This summer, I’m going to be posting a series of fifteen low-cost, tasty, and easy-to-prepare meals that are literally straight from my own kitchen.
One of my favorite ways to start a great meal is to look at the grocery store flyers.
This week, for example, I noticed that one of the grocery stores I regularly shop at had both chicken breasts and small soft tortilla shells on sale. When I see a combination like that, one thing immediately pops into my mind:
I love fajitas. They’re full of carmalized vegetables and all sorts of interesting flavors. Plus, they’re not all that hard to cook – all you really need is a skillet and a bowl.
The method I use is based loosely on the method described in one of my favorite cookbooks, The Best 30-Minute Recipe. I basically took their “Skillet Steak Fajitas” recipe and started modifying it, adding techniques and flavors I’ve found in other places.
Here are the ingredients:
20 ounces boneless, skinless chicken breast (you can have a little more or a little less)
1 tablespoon olive oil (for marinade)
1 tablespoon vegetable oil (for cooking)
2 bell peppers, cored and sliced thin
1 red onion, sliced thin
1 tablespoon water
1 teaspoon chili powder
2 tablespoon lime juice (lemon juice can work in a pinch)
1 tablespoon minced fresh cilantro
1 teaspoon Worcestershire sauce
1/2 teaspoon brown sugar
You’ll also need some fajita shells, the number depending on how loaded you make the fajitas.
The expensive part of this recipe is the chicken and the fajita shells. Everything else is largely flavoring or fairly inexpensive vegetables. Thus, this is a perfect recipe to make when chicken and fajita shells are on sale. Or, even better – plan ahead a bit and pick up one of them on sale, then wait a while for the other one.
The first step is simply to cook the chicken breasts in a skillet.
A few things to notice here.
First, I used the vegetable oil in the skillet before I started cooking. This keeps the chicken from sticking to the pan while cooking and helps a bit with the caramelization.
Second, I sprinkled some black pepper on the chicken as I cooked it. This is just pure flavor.
Also, note the meat thermometer over to the right. If you’re cooking any kind of meat, you need to have a meat thermometer to ensure that it’s well-cooked. Poultry needs to get to 180 F to kill off any harmful bacteria. I check it regularly while cooking and pull the meat off when it gets above 175 F (the temperature continues to go up a few degrees after you pull it off because the hotter portions on the outside continue to distribute heat to the inside).
While the chicken is cooking, I chop up the two peppers and the onion:
You can see my copy of The Best 30-Minute Recipe in the background there. The “bookmark” in it is actually a homemade sleeve for my favorite chef’s knife, made out of some spare cardboard and electrical tape. Seriously.
Keep the onion pieces fairly large. My pieces may be on the large side of what you’re looking for, but you can easily cut them too small. You want them to brown a bit when cooking – they’ll be delicious.
I also made the marinade that the chicken will soak in:
This is just a combination of the remaining ingredients: the olive oil, the chili powder, the juice, the cilantro, the Worcestershire sauce, and the brown sugar. Just put it all in a bowl, mix it around until it looks fairly consistent, and wait.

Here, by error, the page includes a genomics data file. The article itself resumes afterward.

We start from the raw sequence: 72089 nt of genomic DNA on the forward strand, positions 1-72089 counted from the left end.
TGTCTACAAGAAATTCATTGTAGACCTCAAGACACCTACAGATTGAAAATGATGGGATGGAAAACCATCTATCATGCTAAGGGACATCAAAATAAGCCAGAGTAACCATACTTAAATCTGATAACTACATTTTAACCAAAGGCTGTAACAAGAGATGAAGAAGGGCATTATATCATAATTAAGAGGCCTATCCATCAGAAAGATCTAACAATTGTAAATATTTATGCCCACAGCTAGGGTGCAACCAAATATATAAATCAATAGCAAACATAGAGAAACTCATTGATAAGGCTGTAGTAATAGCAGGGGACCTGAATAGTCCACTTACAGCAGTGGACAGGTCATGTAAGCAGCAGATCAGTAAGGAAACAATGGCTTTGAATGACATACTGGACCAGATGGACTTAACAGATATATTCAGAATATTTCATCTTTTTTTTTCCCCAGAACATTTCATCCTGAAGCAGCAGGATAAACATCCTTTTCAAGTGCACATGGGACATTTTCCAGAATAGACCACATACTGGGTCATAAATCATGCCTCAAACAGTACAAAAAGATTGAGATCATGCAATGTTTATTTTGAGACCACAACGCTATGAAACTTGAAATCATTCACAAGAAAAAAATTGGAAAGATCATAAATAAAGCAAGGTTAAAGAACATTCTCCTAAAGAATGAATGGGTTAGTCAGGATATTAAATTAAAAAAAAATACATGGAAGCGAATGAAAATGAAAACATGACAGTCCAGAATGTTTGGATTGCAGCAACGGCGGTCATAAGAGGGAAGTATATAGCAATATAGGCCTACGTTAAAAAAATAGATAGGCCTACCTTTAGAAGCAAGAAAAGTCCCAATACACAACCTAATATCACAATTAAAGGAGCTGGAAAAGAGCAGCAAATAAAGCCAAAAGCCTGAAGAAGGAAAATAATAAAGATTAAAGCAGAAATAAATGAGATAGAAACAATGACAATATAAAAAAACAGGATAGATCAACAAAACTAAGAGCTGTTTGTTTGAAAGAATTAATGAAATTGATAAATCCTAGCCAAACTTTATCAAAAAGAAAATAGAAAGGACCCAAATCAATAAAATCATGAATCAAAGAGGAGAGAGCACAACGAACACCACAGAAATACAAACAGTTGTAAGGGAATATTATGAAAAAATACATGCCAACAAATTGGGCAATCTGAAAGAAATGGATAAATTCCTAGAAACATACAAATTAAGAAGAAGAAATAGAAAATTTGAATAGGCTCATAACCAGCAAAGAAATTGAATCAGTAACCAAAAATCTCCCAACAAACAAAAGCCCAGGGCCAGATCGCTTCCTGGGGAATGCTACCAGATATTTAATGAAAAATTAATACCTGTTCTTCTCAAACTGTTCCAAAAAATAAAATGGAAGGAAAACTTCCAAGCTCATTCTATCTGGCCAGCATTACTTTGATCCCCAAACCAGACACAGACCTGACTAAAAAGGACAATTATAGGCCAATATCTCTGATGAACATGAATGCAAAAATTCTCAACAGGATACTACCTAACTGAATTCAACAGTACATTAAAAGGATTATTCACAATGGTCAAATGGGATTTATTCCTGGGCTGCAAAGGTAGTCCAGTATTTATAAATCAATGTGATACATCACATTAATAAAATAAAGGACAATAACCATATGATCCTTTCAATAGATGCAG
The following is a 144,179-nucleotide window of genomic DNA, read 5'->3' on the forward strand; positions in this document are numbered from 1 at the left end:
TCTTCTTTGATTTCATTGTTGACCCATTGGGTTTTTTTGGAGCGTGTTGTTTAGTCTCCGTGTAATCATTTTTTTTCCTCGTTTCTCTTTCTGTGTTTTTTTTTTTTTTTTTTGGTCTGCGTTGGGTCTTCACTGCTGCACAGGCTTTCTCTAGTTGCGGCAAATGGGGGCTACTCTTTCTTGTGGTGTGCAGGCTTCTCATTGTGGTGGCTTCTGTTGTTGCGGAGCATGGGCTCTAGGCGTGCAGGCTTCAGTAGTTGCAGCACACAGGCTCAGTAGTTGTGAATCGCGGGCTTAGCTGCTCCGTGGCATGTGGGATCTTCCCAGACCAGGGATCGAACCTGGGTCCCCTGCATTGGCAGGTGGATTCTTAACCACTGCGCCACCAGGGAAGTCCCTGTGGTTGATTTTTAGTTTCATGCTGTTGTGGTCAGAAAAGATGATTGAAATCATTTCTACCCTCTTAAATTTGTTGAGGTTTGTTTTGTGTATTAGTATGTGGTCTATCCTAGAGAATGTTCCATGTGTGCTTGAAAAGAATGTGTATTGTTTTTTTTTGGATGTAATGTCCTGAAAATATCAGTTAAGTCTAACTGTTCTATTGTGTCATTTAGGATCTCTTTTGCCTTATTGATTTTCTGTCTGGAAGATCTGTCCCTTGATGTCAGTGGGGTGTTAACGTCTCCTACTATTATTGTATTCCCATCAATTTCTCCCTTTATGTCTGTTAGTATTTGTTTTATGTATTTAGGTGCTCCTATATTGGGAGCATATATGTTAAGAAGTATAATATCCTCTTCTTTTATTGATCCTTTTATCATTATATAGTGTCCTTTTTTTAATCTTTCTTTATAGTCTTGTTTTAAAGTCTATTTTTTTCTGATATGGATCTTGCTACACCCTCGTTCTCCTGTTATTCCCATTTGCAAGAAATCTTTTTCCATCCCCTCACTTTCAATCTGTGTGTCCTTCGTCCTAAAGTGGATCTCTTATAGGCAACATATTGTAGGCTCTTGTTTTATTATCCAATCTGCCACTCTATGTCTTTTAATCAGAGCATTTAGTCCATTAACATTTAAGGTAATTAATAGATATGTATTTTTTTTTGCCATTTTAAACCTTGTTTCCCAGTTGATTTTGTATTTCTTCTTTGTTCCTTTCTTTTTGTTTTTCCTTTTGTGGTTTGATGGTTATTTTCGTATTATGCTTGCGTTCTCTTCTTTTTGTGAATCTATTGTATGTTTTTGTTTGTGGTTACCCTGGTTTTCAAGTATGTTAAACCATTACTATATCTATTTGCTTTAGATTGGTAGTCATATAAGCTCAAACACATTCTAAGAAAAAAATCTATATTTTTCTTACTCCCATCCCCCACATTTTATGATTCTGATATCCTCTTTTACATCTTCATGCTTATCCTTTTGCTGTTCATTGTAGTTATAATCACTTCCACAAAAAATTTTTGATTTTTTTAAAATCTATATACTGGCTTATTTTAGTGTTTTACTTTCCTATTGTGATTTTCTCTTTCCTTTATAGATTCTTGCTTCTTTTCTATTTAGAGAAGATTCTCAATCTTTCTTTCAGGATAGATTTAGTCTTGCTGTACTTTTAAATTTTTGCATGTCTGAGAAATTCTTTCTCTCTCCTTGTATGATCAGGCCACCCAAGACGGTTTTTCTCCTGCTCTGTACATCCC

The cilantro came freshly out of our garden:
We have a ton of cilantro this year because we had a lot of extra “volunteer” cilantro from last year, far beyond what we expected. Time to make salsa, perhaps?
So, what’s next? When the chicken breasts are finished, pull them out of the skillet and put them directly on a plate. You can just let this plate sit out, or you can put it in the oven at 180 F or so for a while – either one is okay.
Your next step is to cook the vegetables. Just toss ‘em all in the skillet together!
You’ll want to do this over medium heat. Ideally, the leftover drippings from the chicken helps to brown the vegetables and infuse an amazing flavor into them.
Keep cooking the vegetables and stirring them regularly until the onions start to get nice and brown around the edges. It’s really up to you how long you cook them – just cook them until you’re happy.
While you’re cooking them, it’s time to tear apart the chicken breasts.
What I do is use two forks. I use one to hold the breast in place, then I use the other one to tear the chicken to shreds, usually by pulling that second fork through the chicken away from the first fork. It shreds pretty easily.
What this leaves you with is chicken with lots of soft tendrils coming off of it. Those tendrils increase the surface area of the chicken – and that’s when magic happens! When the chicken pieces are tossed into the marinade (which is what you do after tearing it up), those soft tendrils absorb and hold that marinade, adding tons of flavor to the chicken.
That’s pretty much it. Get your tortillas out, put some meat on them, put some vegetables on them, and eat!
What about that “poor man’s” Spanish rice on the side there, though? It’s really easy, too. Just cook a cup of brown rice according to the directions on the rice you purchase. However, replace half a cup of the water with about 3/4 of a cup of salsa (whatever you happen to have on hand works) before you even start cooking it. Cook the rice, fluff, and serve.
If you’d like, of course, you could just eat the rice with the fajita ingredients on top and skip the tortillas entirely (which is essentially what my son did).
The batch above made enough for two adults and two children for dinner, two adults for lunch the following day, and two adults for lunch a later day (the remnants were frozen). Our cost per meal wound up being less thn a dollar. Yes, that plate above cost less than $1 worth of ingredients.
That’s cheap, tasty, and healthy. And pretty easy, too.